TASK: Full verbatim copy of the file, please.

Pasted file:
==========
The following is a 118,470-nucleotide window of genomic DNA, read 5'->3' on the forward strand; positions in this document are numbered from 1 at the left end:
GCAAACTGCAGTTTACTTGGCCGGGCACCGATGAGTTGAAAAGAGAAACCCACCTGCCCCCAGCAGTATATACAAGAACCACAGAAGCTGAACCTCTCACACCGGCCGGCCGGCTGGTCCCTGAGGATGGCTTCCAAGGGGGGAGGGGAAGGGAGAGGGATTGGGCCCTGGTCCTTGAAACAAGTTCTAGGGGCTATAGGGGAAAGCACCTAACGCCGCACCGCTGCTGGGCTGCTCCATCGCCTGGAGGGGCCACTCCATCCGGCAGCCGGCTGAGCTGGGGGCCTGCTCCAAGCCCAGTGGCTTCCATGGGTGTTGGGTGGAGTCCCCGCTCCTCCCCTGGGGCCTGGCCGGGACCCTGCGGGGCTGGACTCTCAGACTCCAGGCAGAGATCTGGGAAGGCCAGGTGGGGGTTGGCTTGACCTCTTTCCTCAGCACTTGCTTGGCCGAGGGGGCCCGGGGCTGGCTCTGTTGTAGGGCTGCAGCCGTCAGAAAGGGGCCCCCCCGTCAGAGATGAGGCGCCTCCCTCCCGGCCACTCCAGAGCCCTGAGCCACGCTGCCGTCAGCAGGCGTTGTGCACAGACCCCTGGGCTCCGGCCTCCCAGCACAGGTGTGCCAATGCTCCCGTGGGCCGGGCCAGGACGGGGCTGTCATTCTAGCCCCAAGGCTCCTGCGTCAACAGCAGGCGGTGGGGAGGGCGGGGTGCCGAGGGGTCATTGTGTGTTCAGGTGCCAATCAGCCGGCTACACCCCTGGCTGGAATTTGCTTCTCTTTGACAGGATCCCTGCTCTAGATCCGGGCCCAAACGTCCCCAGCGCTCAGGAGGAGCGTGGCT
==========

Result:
The following is a 118,470-nucleotide window of genomic DNA, read 5'->3' on the forward strand; positions in this document are numbered from 1 at the left end:
GCAAACTGCAGTTTACTTGGCCGGGCACCGATGAGTTGAAAAGAGAAACCCACCTGCCCCCAGCAGTATATACAAGAACCACAGAAGCTGAACCTCTCACACCGGCCGGCCGGCTGGTCCCTGAGGATGGCTTCCAAGGGGGGAGGGGAAGGGAGAGGGATTGGGCCCTGGTCCTTGAAACAAGTTCTAGGGGCTATAGGGGAAAGCACCTAACGCCGCACCGCTGCTGGGCTGCTCCATCGCCTGGAGGGGCCACTCCATCCGGCAGCCGGCTGAGCTGGGGGCCTGCTCCAAGCCCAGTGGCTTCCATGGGTGTTGGGTGGAGTCCCCGCTCCTCCCCTGGGGCCTGGCCGGGACCCTGCGGGGCTGGACTCTCAGACTCCAGGCAGAGATCTGGGAAGGCCAGGTGGGGGTTGGCTTGACCTCTTTCCTCAGCACTTGCTTGGCCGAGGGGGCCCGGGGCTGGCTCTGTTGTAGGGCTGCAGCCGTCAGAAAGGGGCCCCCCCGTCAGAGATGAGGCGCCTCCCTCCCGGCCACTCCAGAGCCCTGAGCCACGCTGCCGTCAGCAGGCGTTGTGCACAGACCCCTGGGCTCCGGCCTCCCAGCACAGGTGTGCCAATGCTCCCGTGGGCCGGGCCAGGACGGGGCTGTCATTCTAGCCCCAAGGCTCCTGCGTCAACAGCAGGCGGTGGGGAGGGCGGGGTGCCGAGGGGTCATTGTGTGTTCAGGTGCCAATCAGCCGGCTACACCCCTGGCTGGAATTTGCTTCTCTTTGACAGGATCCCTGCTCTAGATCCGGGCCCAAACGTCCCCAGCGCTCAGGAGGAGCGTGGCT